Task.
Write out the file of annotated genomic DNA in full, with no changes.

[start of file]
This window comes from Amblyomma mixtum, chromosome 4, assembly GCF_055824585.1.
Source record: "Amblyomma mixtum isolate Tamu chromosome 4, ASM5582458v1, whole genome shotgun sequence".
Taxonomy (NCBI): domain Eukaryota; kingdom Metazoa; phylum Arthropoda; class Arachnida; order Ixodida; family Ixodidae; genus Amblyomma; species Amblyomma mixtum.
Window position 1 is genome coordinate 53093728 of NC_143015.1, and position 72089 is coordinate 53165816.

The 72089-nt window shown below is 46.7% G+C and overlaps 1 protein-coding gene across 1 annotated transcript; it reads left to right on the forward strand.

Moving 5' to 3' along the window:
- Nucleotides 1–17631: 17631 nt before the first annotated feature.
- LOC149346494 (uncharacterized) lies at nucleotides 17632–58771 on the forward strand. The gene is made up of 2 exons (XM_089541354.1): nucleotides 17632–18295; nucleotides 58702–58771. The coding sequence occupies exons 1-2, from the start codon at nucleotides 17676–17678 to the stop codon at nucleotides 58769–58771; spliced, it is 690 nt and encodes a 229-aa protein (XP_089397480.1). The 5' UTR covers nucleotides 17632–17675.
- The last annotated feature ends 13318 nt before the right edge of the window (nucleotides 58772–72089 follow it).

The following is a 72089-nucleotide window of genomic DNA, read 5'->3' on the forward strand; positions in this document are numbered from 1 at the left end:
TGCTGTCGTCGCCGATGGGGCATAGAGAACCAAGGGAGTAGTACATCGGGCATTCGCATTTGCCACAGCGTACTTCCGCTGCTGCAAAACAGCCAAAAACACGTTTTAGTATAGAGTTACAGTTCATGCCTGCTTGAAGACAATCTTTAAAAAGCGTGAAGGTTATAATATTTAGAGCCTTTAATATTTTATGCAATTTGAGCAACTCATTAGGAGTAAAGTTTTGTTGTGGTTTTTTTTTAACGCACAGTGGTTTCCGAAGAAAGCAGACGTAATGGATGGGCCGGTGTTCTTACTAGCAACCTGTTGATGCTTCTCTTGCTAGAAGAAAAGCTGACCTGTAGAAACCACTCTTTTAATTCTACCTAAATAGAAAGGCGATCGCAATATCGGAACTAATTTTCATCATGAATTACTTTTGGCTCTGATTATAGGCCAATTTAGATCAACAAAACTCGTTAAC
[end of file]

This window comes from Amblyomma mixtum, chromosome 4, assembly GCF_055824585.1.
Source record: "Amblyomma mixtum isolate Tamu chromosome 4, ASM5582458v1, whole genome shotgun sequence".
Taxonomy (NCBI): domain Eukaryota; kingdom Metazoa; phylum Arthropoda; class Arachnida; order Ixodida; family Ixodidae; genus Amblyomma; species Amblyomma mixtum.
Window position 1 is genome coordinate 53093728 of NC_143015.1, and position 72089 is coordinate 53165816.

The 72089-nt window shown below is 46.7% G+C and overlaps 1 protein-coding gene across 1 annotated transcript; it reads left to right on the forward strand.

Moving 5' to 3' along the window:
- Nucleotides 1–17631: 17631 nt before the first annotated feature.
- LOC149346494 (uncharacterized) lies at nucleotides 17632–58771 on the forward strand. The gene is made up of 2 exons (XM_089541354.1): nucleotides 17632–18295; nucleotides 58702–58771. The coding sequence occupies exons 1-2, from the start codon at nucleotides 17676–17678 to the stop codon at nucleotides 58769–58771; spliced, it is 690 nt and encodes a 229-aa protein (XP_089397480.1). The 5' UTR covers nucleotides 17632–17675.
- The last annotated feature ends 13318 nt before the right edge of the window (nucleotides 58772–72089 follow it).

The following is a 72089-nucleotide window of genomic DNA, read 5'->3' on the forward strand; positions in this document are numbered from 1 at the left end:
TGCTGTCGTCGCCGATGGGGCATAGAGAACCAAGGGAGTAGTACATCGGGCATTCGCATTTGCCACAGCGTACTTCCGCTGCTGCAAAACAGCCAAAAACACGTTTTAGTATAGAGTTACAGTTCATGCCTGCTTGAAGACAATCTTTAAAAAGCGTGAAGGTTATAATATTTAGAGCCTTTAATATTTTATGCAATTTGAGCAACTCATTAGGAGTAAAGTTTTGTTGTGGTTTTTTTTTAACGCACAGTGGTTTCCGAAGAAAGCAGACGTAATGGATGGGCCGGTGTTCTTACTAGCAACCTGTTGATGCTTCTCTTGCTAGAAGAAAAGCTGACCTGTAGAAACCACTCTTTTAATTCTACCTAAATAGAAAGGCGATCGCAATATCGGAACTAATTTTCATCATGAATTACTTTTGGCTCTGATTATAGGCCAATTTAGATCAACAAAACTCGTTAAC